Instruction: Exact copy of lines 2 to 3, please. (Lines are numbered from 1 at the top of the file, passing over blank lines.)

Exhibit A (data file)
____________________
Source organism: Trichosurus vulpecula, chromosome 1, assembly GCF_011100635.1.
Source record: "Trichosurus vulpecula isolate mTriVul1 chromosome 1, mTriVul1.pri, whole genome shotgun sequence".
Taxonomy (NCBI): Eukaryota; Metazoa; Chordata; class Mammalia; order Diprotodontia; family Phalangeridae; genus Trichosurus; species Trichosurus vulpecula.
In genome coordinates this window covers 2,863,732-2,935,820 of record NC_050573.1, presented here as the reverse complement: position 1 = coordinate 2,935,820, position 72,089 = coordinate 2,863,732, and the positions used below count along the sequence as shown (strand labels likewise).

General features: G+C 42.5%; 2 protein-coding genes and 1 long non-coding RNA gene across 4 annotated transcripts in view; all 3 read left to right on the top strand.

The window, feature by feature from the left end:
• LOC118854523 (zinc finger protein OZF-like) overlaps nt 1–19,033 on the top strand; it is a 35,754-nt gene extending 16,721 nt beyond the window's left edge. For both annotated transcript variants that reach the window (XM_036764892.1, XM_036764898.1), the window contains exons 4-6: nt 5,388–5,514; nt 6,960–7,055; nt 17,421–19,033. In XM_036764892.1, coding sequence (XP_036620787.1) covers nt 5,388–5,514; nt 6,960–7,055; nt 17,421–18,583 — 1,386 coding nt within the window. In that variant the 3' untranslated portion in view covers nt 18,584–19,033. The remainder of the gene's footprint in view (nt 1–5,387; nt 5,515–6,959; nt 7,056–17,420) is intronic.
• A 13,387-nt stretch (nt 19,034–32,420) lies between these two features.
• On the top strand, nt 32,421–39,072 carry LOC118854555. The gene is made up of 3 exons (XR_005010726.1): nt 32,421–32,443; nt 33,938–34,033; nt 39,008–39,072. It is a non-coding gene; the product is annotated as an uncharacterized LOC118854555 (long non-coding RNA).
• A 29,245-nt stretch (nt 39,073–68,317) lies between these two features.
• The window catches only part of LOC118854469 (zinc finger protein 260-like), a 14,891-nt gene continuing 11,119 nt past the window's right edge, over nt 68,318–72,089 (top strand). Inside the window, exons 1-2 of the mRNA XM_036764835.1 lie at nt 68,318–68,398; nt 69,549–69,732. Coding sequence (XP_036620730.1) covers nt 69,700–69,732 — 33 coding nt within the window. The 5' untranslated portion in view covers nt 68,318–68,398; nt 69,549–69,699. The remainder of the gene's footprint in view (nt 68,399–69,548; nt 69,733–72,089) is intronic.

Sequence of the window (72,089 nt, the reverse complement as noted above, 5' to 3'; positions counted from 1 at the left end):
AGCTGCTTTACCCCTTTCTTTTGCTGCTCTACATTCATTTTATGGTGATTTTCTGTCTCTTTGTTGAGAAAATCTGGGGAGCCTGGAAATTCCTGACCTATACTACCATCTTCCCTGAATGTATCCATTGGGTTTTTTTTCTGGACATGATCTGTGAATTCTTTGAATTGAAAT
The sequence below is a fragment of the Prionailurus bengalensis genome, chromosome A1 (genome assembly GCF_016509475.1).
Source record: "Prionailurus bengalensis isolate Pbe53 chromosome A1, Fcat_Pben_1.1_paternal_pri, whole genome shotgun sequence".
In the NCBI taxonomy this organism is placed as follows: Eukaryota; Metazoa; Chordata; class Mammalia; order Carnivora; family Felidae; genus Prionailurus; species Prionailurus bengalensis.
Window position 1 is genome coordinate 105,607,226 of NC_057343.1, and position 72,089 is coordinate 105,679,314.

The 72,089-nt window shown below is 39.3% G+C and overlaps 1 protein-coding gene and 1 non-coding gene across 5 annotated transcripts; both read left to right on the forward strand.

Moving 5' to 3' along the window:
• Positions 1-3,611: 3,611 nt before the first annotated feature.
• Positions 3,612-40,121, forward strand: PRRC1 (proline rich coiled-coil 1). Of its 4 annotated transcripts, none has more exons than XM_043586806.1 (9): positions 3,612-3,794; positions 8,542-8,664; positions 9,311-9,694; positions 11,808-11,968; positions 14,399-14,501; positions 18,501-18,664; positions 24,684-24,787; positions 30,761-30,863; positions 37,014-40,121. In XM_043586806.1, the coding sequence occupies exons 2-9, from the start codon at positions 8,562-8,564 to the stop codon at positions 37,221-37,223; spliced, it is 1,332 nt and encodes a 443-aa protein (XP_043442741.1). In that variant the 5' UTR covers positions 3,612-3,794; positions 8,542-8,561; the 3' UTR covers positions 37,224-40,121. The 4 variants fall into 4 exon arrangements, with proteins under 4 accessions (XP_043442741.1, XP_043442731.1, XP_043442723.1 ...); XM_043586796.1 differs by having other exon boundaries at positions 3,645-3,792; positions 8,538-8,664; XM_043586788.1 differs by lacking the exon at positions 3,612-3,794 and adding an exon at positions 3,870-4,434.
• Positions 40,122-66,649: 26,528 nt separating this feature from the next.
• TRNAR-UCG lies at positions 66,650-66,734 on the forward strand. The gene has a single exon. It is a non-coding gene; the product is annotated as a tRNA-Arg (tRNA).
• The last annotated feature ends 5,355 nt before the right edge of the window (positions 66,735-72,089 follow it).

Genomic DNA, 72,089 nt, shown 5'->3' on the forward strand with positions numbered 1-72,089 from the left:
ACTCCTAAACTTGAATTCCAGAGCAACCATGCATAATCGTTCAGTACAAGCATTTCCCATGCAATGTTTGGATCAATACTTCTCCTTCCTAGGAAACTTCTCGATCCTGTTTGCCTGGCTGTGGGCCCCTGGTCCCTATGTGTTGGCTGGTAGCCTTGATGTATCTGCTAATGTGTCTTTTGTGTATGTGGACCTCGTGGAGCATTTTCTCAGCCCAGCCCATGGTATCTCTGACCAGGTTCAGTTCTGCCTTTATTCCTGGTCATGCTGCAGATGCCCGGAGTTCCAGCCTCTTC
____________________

Source record: "Trichosurus vulpecula isolate mTriVul1 chromosome 1, mTriVul1.pri, whole genome shotgun sequence".
Taxonomy (NCBI): Eukaryota; Metazoa; Chordata; class Mammalia; order Diprotodontia; family Phalangeridae; genus Trichosurus; species Trichosurus vulpecula.